In this study, we find that mbl2 genotypes correlating with high MBL levels are associated with recovery from an HBV infection whereas those correlating with lower levels are associated with viral persistence. The major role of MBL is activation of complement; however, complement does not play a known role in HBV pathogenesis. Thus, these data suggest either a novel mechanism of immune response to HBV involving complement or an alternative role for MBL in HBV pathogenesis.
Although direct binding of MBL to HBV has not been demonstrated, it could occur since the HBV envelope contains the required N
-acetylglucosamine and mannose recognition moieties (23
). Once bound, the precise role of MBL in clearance of HBV is not known; however, a variety of potential mechanisms are plausible. A major function of MBL is activation of the classical complement cascade through the cleavage of C4 and C2 by the MBL-associated serine protease (7
). Thus, whether complement plays a role in HBV pathogenesis deserves investigation. MBL has been associated with antiviral responses including interference in attachment of influenza A virus to host cells, viral spread, and viral release (17
). In HIV infection, MBL has been shown to bind to gp120, which prevents binding of the virus to its CD4 receptor (6
). It is possible that such mechanisms may occur with HBV. Another plausible biological role for MBL is via up- or down-regulation in cytokine production, which occurs in vitro with fungi, parasites, and bacteria (2
). The precise nature of the cytokine response is dependent upon the organism, but alteration of levels of tumor necrosis factor alpha, which is a cytokine important for noncytolytic clearance of HBV (10
), has been described. Further work is needed to determine the precise contribution of MBL to the control of HBV infection.
It is important that the results of genotype and haplotype analyses were consistent with the relationships found when individuals were grouped by presumed functional MBL levels. The −221C (X) allele and the XA haplotype were associated with viral persistence, and individuals with these genotypes were found only in groups of subjects producing intermediate or low levels of MBL. On the other hand, the YA haplotype was more common in those who recovered from hepatitis B, which is consistent with the fact that this haplotype was restricted to the groups with either high or intermediate MBL levels.
It is also notable that the ORs for the significant SNPs and SNP combinations were similar in both blacks and whites, the two major ethnic groups in this population. This consistent trend suggests that MBL is involved directly in HBV clearance rather than indirectly through linkage disequilibrium with neighboring loci.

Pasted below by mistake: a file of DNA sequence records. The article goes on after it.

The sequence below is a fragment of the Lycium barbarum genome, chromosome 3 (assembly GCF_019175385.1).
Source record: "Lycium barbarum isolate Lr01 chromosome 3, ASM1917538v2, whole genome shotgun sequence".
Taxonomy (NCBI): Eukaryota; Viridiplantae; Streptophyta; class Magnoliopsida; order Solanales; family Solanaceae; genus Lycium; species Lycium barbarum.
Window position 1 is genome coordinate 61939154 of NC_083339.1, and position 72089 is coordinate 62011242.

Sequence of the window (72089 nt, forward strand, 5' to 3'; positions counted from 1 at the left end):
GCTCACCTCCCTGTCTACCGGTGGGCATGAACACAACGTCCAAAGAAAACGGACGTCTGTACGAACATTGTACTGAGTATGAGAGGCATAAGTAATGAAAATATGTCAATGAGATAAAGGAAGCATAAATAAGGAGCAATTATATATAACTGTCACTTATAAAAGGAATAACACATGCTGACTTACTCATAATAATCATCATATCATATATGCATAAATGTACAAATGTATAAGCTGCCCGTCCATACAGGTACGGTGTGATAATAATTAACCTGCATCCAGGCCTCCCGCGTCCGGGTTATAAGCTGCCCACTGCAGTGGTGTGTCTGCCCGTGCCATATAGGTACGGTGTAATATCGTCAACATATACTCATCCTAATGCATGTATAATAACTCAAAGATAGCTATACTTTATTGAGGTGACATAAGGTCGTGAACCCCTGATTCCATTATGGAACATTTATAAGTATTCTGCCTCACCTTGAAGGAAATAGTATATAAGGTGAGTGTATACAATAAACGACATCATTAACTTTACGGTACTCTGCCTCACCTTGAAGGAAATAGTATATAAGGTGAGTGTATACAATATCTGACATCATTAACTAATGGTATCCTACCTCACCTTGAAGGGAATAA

A few other studies have examined mbl2
with respect to recovery from HBV infection, but the data are inconsistent (1
). In the largest of these studies, investigators genotyped the codon 52, 54, and 57 SNPs in 180 Gambians with persistent HBV infections and 157 who had recovered from HBV infections (1
). The frequency of the codon 57 homozygous mutant was higher in those with viral persistence (8.9% versus 5.7%) but did not reach statistical significance. The other SNPs were not present in the homozygous mutant state. Since the −221 promoter SNP was not examined in this study, the investigators could not analyze the YA/YA
genotype. Differences between studies may also be related to the age of subjects at HBV acquisition. In The Gambia, transmission of HBV generally occurs in early childhood (34
), whereas in the United States, acquisition is usually in adulthood. Since children are more likely to have viral persistence after HBV infection (20
), different aspects of the immune system may be relatively more important depending on whether HBV was acquired before or during adulthood. Of the other studies, one found an association between the codon 52 mutation and HBV persistence (31
It would have been helpful to be able to correlate the precise levels of MBL in these subjects with the MBL genotypes and HBV infection outcomes. However, since MBL is an acute-phase reactant, the levels in sera when subjects were enrolled in this study would not be expected to be representative of levels at the time when HBV persistence or recovery from infection was determined. In addition, the fact that persons with chronic hepatitis B have an ongoing infection would serve as a strong confounder in a posthoc evaluation of MBL levels. A meaningful measurement of MBL levels in our cohort would require a sample taken prior to HBV infection, which is not available. Fortunately, there is a well-established relationship between genotypes and MBL levels, as has been documented for over 1,000 individuals (8
Approximately half of our subjects were HIV infected, but this could not have affected the results of our study for several reasons. HBV infection occurs prior to HIV infection in most cases, so the outcome of the viral hepatitis infection is determined prior to acquisition of HIV (19
). Even more convincingly, those recovered from infection and those with viral persistence were matched according to HIV infection status, and stratification of results of the analysis with respect to HIV infection status did not significantly alter the results.
In summary, this is the first study to clearly demonstrate that genetically determined differences in mbl2 are important determinants of recovery from HBV infection. These data support the importance of the innate immune response in this process, but further study is needed to explain the precise role of MBL in HBV pathogenesis.